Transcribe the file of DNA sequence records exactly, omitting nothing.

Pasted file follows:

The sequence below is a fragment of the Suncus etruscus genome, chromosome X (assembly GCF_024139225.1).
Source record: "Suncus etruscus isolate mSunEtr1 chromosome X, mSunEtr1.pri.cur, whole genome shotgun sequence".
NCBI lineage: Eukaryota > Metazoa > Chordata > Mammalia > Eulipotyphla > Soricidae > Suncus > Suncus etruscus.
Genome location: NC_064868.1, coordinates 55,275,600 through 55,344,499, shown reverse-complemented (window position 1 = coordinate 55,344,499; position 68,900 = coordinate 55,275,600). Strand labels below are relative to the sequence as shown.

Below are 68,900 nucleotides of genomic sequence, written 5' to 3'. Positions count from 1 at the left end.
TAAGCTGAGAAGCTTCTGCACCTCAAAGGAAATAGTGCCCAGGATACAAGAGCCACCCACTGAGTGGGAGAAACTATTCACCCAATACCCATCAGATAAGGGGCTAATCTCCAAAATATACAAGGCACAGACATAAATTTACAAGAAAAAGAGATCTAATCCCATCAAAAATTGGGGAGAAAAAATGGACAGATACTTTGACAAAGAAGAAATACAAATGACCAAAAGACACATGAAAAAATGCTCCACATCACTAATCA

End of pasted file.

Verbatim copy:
The sequence below is a fragment of the Suncus etruscus genome, chromosome X (assembly GCF_024139225.1).
Source record: "Suncus etruscus isolate mSunEtr1 chromosome X, mSunEtr1.pri.cur, whole genome shotgun sequence".
NCBI lineage: Eukaryota > Metazoa > Chordata > Mammalia > Eulipotyphla > Soricidae > Suncus > Suncus etruscus.
Genome location: NC_064868.1, coordinates 55,275,600 through 55,344,499, shown reverse-complemented (window position 1 = coordinate 55,344,499; position 68,900 = coordinate 55,275,600). Strand labels below are relative to the sequence as shown.

Below are 68,900 nucleotides of genomic sequence, written 5' to 3'. Positions count from 1 at the left end.
TAAGCTGAGAAGCTTCTGCACCTCAAAGGAAATAGTGCCCAGGATACAAGAGCCACCCACTGAGTGGGAGAAACTATTCACCCAATACCCATCAGATAAGGGGCTAATCTCCAAAATATACAAGGCACAGACATAAATTTACAAGAAAAAGAGATCTAATCCCATCAAAAATTGGGGAGAAAAAATGGACAGATACTTTGACAAAGAAGAAATACAAATGACCAAAAGACACATGAAAAAATGCTCCACATCACTAATCA